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Archive for Category: Reading Room
A decade after she left Haven Harbor, Maine, Angie Curtis returns after receiving news that the remains of her mother have been found. Raised by her grandmother, Charlotte, since the disappearance of her mother, Angie believed she was abandoned. Now there is evidence not only that her mother was murdered, but that Angie knows the killer. When a member of Charlotte’s needlepointing business dies under mysterious circumstances, it starts to look like the two murders may be connected.
Twisted Threads is promising start for a new series. If you enjoy crafting mysteries, try Maggie Sefton’s knitting series starting with Knit One, Kill Two or Laura Childs’ scrapbook series starting with Keepsake Crimes.
I love cozy mysteries. They are perfect for a snowy day spent reading with a cup of tea and my lap cat. Stay warm!Posted in Books, Reading Room | No Comments »
I learned this week, thanks to an article in the Wall Street Journal, that I actually have a favorite genre. Technically, it’s not a genre; it’s more of a technique or style, but being a reader who has never before been able to claim a more specific taste profile than "general fiction," I could now say that I’m a fan of Slipstream. This term, while not really new, has recently been gaining more of an audience. Slipstream was actually coined back in 1989, by critic and author Bruce Sterling, in an essay addressing the evolution of his genre. He was eager to separate what he considered to be true science fiction, from the stories that simply incorporated elements of the genre. So he called this area of science fiction “slipstream.” He explains the genre thus:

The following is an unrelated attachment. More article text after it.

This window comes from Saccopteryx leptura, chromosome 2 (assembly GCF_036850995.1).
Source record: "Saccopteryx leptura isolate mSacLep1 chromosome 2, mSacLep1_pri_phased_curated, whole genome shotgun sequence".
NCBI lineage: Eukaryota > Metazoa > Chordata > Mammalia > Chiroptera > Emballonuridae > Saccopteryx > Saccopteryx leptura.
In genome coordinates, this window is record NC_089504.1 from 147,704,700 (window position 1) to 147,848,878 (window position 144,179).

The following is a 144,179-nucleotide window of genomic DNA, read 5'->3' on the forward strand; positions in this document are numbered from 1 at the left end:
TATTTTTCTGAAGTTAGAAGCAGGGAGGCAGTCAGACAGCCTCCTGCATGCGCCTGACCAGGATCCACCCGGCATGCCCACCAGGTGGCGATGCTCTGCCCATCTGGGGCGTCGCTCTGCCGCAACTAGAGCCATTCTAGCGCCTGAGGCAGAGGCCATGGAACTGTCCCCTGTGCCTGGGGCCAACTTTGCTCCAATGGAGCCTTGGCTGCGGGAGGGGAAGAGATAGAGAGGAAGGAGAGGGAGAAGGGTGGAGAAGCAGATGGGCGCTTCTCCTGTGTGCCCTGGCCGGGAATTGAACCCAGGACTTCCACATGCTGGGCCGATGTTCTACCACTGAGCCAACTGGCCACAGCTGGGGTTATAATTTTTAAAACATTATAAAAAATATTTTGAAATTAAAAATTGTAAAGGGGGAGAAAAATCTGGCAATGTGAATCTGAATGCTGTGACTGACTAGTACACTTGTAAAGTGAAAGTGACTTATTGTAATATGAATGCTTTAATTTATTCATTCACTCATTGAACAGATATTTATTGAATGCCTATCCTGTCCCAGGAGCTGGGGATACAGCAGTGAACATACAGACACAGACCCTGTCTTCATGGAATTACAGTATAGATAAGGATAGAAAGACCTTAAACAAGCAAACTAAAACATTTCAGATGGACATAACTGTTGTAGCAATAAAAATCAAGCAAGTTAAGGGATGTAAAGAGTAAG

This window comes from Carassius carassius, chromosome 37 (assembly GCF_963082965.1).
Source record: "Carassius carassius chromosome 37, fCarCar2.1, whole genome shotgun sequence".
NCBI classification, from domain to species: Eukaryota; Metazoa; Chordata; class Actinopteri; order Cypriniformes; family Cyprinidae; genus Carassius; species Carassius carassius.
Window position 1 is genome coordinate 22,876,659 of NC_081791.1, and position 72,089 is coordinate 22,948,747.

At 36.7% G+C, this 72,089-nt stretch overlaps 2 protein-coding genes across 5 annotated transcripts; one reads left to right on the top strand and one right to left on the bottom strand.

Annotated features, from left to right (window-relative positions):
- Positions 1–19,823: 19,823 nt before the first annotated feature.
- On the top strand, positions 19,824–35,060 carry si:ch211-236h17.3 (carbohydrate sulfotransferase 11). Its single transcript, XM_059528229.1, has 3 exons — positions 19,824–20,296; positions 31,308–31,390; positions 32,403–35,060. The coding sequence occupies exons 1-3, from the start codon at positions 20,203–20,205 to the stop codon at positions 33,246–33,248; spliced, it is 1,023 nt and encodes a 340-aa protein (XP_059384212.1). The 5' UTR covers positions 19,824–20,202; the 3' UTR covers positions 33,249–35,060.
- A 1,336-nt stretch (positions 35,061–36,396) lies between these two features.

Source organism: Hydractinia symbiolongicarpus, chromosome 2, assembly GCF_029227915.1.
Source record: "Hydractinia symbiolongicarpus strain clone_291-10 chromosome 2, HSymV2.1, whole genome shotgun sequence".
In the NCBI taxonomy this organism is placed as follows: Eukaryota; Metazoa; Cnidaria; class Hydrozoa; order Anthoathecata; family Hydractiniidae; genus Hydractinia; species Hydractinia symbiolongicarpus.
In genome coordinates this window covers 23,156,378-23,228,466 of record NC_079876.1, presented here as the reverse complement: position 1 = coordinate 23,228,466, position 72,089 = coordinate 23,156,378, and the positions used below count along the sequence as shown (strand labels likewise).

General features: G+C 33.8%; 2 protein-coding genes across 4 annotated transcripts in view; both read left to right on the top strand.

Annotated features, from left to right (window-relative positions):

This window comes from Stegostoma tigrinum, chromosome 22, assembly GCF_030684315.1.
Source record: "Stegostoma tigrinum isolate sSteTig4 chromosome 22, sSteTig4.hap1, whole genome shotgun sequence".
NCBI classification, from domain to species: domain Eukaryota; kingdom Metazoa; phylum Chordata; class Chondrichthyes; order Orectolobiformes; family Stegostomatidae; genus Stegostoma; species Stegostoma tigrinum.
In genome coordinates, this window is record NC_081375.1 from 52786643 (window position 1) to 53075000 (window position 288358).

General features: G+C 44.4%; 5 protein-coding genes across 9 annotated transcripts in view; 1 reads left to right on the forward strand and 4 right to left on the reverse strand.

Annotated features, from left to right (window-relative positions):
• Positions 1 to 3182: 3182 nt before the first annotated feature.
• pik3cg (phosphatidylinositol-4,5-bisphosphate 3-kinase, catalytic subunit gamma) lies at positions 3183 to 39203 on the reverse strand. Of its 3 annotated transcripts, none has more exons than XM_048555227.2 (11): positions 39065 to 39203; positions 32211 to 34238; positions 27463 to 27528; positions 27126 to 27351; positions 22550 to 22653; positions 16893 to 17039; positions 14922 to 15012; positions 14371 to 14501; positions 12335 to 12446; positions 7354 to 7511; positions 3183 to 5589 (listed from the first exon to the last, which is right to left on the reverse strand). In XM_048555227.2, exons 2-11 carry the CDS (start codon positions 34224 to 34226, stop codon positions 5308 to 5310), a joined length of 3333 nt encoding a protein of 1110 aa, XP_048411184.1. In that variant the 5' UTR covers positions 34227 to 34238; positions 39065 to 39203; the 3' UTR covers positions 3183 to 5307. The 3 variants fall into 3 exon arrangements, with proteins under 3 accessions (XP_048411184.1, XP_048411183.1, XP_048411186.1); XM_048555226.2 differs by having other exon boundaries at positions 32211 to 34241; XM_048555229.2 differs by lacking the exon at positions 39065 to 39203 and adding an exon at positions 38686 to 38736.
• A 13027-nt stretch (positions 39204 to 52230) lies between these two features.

And he goes on to describe other characteristics. The whole essay is available online here.
Before, I would often apply the term magical realism, or realistic fantasy to the stories I preferred to read most, but that never quite seemed adequate. Sometimes the stories would contain charming supernatural creatures, mysterious plant life or visitors from another time or dimension. Other times the stories simply presented a reality that was slightly off kilter, creating an almost dreamlike atmosphere, and would make little attempt to directly address the dissonance. Kelly Link, in a recent NPR interview, describes her stories, many of which are written in this way, as adhering to a “night time logic”, similar to the way the mind, while asleep, sort of accepts the events in a dream, events that would confound us when awake.
I’ve collected some of the titles that fit this type into a Pinterest board on our Chelmsford Library Pinterest page,and included links for a few recent examples above. So, the next time you’re feeling a bit mischievous or playful, or would like to read something a little more out of the ordinary, try one of these books.Posted in Books, Reading Room | No Comments »
Ok, I've been on a binge of graphic novels this past month. But, that's because there are so MANY that are SO GOOD!! This one has to be my reigning favorite (outside of the Marvel and DC Universes that is). It tells the story of a rather prickly restaurant owner and chef, Katie. The restaurant, Seconds, is doing a brisk business and Katie wants to open an additional restaurant across town. The location is in a less desirable area but the building has historic charm. Life is good.
After a series of mishaps and accidents at the restaurant, her life is starting to seem not so good. One night after work, she falls asleep wishing she could reverse all the bad that has happened. Waking in the night she finds a mysterious girl crouching on her dresser. (Stay with me here) As the girl slowly disappears from view, Katie finds a small notebook and a red mushroom left behind.